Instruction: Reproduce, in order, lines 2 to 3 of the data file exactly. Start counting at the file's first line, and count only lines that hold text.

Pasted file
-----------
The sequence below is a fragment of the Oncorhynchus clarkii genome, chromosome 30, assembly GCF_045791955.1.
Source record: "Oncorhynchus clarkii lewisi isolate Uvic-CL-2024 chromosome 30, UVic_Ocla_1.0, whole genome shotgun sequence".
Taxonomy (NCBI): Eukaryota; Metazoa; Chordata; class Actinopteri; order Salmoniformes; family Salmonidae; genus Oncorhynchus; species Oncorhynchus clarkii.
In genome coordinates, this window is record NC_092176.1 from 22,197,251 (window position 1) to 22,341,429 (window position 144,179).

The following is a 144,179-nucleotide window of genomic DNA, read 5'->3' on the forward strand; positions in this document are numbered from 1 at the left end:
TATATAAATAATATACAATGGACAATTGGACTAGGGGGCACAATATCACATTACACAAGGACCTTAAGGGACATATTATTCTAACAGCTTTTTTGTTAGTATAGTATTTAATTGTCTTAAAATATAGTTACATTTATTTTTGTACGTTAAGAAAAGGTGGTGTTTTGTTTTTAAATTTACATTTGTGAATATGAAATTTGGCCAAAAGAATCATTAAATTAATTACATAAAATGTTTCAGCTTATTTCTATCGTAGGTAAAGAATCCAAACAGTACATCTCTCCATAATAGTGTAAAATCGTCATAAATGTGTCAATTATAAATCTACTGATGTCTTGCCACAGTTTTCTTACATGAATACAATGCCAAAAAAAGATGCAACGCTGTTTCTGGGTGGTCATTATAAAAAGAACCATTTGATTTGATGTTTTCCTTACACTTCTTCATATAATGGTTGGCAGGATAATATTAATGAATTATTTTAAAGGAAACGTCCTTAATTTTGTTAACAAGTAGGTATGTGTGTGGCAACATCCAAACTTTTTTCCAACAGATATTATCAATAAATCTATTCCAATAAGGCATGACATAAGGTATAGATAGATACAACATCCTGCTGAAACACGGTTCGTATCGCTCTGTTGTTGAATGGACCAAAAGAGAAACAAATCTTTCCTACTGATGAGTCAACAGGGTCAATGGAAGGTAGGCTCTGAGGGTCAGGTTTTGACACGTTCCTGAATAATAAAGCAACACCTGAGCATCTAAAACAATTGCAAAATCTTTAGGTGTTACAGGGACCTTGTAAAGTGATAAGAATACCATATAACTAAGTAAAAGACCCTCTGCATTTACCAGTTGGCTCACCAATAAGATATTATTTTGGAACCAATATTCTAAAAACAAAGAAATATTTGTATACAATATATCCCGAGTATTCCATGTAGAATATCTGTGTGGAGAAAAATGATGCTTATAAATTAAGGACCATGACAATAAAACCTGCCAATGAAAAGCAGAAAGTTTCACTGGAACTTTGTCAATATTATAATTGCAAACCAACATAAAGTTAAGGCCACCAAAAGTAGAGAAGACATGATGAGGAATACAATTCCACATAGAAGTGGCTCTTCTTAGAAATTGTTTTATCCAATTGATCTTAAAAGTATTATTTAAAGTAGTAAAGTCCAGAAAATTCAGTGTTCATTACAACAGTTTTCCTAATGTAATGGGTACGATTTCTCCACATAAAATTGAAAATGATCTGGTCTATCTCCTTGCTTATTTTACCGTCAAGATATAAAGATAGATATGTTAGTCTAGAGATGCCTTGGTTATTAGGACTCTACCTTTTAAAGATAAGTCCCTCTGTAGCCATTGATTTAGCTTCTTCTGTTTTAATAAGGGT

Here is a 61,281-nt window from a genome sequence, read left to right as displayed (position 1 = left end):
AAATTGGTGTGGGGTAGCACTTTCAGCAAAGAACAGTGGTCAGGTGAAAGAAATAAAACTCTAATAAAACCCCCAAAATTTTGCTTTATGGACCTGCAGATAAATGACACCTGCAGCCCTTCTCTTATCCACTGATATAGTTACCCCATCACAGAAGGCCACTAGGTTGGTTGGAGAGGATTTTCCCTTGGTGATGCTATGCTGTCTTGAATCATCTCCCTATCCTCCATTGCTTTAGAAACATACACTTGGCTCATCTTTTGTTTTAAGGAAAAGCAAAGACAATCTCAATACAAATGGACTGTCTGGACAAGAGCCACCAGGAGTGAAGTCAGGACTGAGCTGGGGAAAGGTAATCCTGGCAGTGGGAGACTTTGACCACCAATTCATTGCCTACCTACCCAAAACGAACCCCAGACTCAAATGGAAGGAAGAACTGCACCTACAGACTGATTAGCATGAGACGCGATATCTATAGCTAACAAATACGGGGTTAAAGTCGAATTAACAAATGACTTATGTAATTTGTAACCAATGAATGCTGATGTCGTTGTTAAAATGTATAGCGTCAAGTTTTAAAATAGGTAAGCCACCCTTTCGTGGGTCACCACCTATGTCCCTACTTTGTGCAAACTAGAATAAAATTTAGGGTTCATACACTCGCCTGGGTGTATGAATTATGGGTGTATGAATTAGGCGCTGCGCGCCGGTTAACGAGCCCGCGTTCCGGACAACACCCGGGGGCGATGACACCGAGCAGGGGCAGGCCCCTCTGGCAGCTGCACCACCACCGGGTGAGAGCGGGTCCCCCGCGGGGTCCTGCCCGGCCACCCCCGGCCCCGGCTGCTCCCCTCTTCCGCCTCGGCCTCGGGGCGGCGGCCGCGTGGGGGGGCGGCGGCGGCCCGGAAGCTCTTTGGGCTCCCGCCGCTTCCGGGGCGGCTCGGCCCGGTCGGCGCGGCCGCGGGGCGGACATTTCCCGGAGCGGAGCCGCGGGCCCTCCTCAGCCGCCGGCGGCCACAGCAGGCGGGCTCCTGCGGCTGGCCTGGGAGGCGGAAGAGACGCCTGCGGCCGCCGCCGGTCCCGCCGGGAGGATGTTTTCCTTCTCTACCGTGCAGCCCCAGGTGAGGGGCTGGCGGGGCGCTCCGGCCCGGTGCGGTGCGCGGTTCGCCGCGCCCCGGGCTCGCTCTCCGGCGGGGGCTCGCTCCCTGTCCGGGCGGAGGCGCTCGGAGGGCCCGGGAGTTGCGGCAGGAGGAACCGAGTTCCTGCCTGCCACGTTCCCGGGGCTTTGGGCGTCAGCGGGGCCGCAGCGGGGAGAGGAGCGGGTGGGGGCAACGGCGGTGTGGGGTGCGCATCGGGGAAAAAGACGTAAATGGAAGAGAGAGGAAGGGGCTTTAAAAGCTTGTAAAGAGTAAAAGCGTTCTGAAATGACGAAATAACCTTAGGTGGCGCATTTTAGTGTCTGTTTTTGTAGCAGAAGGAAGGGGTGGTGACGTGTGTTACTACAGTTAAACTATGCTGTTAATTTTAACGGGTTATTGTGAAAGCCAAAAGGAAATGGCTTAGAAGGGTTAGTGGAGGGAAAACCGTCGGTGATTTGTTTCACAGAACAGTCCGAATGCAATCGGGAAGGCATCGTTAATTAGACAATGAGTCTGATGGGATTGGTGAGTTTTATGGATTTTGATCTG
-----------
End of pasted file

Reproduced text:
Source record: "Oncorhynchus clarkii lewisi isolate Uvic-CL-2024 chromosome 30, UVic_Ocla_1.0, whole genome shotgun sequence".
Taxonomy (NCBI): Eukaryota; Metazoa; Chordata; class Actinopteri; order Salmoniformes; family Salmonidae; genus Oncorhynchus; species Oncorhynchus clarkii.